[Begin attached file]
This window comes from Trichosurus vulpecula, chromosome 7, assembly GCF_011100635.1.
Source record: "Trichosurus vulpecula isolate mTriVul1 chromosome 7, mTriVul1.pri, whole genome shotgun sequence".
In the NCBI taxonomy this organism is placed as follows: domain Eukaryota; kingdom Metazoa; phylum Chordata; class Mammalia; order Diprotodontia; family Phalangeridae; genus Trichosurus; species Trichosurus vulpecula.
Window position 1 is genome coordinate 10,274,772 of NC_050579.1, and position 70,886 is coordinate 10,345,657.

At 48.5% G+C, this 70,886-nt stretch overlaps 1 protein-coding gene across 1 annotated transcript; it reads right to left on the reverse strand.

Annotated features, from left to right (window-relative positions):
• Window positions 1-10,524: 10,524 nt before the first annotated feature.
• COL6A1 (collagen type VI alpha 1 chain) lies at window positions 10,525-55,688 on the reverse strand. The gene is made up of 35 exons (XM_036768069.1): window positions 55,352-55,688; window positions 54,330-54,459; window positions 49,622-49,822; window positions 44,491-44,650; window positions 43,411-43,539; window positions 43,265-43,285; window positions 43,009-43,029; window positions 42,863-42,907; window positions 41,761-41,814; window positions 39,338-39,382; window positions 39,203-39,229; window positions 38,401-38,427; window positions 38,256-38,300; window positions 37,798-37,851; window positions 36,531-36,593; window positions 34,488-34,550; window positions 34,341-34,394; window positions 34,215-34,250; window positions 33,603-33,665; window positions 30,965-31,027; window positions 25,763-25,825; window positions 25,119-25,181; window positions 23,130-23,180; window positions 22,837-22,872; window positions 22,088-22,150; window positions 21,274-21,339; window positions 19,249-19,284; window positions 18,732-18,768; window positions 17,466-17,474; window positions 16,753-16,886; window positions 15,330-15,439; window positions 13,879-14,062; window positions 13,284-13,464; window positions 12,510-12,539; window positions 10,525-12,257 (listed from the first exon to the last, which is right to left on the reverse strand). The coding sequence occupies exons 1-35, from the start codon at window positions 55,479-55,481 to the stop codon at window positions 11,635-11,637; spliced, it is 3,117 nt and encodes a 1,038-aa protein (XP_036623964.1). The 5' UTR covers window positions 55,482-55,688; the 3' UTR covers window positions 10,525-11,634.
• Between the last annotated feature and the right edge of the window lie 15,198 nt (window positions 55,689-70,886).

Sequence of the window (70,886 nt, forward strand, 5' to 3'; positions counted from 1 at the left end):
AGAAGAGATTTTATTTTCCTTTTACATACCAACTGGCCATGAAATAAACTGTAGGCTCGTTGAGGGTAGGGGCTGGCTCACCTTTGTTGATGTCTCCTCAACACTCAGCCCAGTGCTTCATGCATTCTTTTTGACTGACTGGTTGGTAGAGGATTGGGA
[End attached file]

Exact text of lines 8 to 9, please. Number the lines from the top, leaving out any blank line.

• COL6A1 (collagen type VI alpha 1 chain) lies at window positions 10,525-55,688 on the reverse strand. The gene is made up of 35 exons (XM_036768069.1): window positions 55,352-55,688; window positions 54,330-54,459; window positions 49,622-49,822; window positions 44,491-44,650; window positions 43,411-43,539; window positions 43,265-43,285; window positions 43,009-43,029; window positions 42,863-42,907; window positions 41,761-41,814; window positions 39,338-39,382; window positions 39,203-39,229; window positions 38,401-38,427; window positions 38,256-38,300; window positions 37,798-37,851; window positions 36,531-36,593; window positions 34,488-34,550; window positions 34,341-34,394; window positions 34,215-34,250; window positions 33,603-33,665; window positions 30,965-31,027; window positions 25,763-25,825; window positions 25,119-25,181; window positions 23,130-23,180; window positions 22,837-22,872; window positions 22,088-22,150; window positions 21,274-21,339; window positions 19,249-19,284; window positions 18,732-18,768; window positions 17,466-17,474; window positions 16,753-16,886; window positions 15,330-15,439; window positions 13,879-14,062; window positions 13,284-13,464; window positions 12,510-12,539; window positions 10,525-12,257 (listed from the first exon to the last, which is right to left on the reverse strand). The coding sequence occupies exons 1-35, from the start codon at window positions 55,479-55,481 to the stop codon at window positions 11,635-11,637; spliced, it is 3,117 nt and encodes a 1,038-aa protein (XP_036623964.1). The 5' UTR covers window positions 55,482-55,688; the 3' UTR covers window positions 10,525-11,634.
• Between the last annotated feature and the right edge of the window lie 15,198 nt (window positions 55,689-70,886).